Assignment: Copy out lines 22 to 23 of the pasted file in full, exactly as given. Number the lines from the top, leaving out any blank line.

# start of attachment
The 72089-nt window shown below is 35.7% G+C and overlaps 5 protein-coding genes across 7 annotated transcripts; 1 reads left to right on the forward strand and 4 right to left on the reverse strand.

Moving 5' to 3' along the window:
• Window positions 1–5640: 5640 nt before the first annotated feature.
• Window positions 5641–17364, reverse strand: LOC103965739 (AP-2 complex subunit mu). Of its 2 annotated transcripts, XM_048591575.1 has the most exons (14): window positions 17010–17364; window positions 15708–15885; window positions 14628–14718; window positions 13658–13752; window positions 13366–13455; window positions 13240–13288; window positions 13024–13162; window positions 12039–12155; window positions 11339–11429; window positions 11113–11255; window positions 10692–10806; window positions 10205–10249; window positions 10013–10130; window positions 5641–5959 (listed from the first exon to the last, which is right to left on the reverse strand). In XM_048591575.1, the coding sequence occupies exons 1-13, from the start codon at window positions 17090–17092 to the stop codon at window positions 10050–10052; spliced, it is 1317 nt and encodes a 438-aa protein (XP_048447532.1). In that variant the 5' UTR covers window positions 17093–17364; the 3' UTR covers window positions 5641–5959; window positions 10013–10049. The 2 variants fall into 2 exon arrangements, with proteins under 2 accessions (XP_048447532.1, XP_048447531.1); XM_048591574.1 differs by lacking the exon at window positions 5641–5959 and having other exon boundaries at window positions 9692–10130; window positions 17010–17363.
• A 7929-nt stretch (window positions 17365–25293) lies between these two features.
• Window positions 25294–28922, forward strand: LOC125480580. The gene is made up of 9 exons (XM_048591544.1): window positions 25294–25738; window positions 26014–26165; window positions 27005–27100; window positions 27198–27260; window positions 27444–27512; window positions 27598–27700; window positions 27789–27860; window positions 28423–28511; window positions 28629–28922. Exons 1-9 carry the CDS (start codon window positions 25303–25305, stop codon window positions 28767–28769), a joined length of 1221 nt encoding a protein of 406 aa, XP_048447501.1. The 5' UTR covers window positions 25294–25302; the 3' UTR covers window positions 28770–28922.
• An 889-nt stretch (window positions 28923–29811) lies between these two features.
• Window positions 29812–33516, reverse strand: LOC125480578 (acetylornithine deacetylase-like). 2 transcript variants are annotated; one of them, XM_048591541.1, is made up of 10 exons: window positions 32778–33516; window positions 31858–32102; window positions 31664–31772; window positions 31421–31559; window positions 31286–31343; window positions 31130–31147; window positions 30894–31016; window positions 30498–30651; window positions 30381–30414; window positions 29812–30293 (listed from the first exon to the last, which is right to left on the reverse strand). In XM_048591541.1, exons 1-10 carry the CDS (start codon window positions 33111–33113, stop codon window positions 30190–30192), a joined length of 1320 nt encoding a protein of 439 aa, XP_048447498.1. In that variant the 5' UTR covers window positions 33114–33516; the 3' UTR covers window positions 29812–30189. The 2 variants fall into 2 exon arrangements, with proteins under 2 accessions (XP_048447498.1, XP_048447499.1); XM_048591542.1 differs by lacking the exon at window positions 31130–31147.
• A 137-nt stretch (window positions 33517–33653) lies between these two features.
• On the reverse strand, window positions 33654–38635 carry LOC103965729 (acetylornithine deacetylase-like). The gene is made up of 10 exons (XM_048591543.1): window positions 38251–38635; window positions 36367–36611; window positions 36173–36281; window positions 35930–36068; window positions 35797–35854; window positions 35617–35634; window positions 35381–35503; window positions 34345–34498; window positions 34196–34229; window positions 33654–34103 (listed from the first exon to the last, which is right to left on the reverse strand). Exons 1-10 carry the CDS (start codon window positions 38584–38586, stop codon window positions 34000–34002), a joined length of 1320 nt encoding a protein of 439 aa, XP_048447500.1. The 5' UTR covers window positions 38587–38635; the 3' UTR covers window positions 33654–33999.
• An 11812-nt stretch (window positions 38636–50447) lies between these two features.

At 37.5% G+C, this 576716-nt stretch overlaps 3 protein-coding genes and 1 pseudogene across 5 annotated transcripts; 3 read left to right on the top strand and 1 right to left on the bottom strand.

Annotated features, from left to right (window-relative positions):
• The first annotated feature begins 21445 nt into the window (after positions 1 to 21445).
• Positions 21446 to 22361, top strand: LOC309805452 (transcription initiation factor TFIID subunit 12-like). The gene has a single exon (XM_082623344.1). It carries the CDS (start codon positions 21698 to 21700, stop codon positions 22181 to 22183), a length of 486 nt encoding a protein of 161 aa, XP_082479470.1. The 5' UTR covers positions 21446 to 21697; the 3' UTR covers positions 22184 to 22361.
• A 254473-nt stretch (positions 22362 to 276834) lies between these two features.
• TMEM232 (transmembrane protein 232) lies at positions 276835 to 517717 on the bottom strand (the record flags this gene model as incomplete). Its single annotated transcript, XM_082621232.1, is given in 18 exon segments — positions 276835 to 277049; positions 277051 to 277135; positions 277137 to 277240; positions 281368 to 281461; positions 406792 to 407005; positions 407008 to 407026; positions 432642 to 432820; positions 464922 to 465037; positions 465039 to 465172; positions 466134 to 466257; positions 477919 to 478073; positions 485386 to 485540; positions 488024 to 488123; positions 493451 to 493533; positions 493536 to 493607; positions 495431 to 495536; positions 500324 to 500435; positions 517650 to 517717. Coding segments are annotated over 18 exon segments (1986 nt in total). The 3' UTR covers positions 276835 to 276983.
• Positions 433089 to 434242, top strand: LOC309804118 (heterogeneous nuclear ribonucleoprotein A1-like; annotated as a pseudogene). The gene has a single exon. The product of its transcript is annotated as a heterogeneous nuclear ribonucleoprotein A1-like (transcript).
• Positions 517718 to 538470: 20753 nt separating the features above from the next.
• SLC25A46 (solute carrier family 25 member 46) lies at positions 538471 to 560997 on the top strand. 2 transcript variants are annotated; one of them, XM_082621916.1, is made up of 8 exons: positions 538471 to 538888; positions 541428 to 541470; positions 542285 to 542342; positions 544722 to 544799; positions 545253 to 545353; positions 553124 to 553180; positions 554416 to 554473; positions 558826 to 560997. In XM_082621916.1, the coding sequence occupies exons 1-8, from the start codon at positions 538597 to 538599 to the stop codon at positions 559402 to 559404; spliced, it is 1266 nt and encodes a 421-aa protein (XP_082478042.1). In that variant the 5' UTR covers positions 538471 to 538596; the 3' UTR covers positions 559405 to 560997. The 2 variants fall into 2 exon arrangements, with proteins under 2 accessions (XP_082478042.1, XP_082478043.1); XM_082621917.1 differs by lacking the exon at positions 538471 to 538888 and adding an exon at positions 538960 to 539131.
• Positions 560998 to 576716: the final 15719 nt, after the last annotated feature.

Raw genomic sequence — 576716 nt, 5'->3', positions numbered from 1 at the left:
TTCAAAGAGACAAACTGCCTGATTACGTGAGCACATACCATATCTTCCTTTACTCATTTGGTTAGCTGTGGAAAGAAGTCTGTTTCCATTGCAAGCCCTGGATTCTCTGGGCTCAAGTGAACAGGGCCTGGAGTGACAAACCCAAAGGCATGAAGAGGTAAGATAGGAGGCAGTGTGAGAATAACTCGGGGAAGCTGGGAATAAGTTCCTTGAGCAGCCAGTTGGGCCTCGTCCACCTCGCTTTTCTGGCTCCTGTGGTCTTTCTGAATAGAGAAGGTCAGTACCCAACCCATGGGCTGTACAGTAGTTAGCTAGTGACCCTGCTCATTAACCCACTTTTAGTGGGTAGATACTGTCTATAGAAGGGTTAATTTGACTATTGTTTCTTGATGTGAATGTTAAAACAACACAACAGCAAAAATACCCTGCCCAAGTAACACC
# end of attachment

Raw genomic sequence — 576716 nt, 5'->3', positions numbered from 1 at the left:
TTCAAAGAGACAAACTGCCTGATTACGTGAGCACATACCATATCTTCCTTTACTCATTTGGTTAGCTGTGGAAAGAAGTCTGTTTCCATTGCAAGCCCTGGATTCTCTGGGCTCAAGTGAACAGGGCCTGGAGTGACAAACCCAAAGGCATGAAGAGGTAAGATAGGAGGCAGTGTGAGAATAACTCGGGGAAGCTGGGAATAAGTTCCTTGAGCAGCCAGTTGGGCCTCGTCCACCTCGCTTTTCTGGCTCCTGTGGTCTTTCTGAATAGAGAAGGTCAGTACCCAACCCATGGGCTGTACAGTAGTTAGCTAGTGACCCTGCTCATTAACCCACTTTTAGTGGGTAGATACTGTCTATAGAAGGGTTAATTTGACTATTGTTTCTTGATGTGAATGTTAAAACAACACAACAGCAAAAATACCCTGCCCAAGTAACACC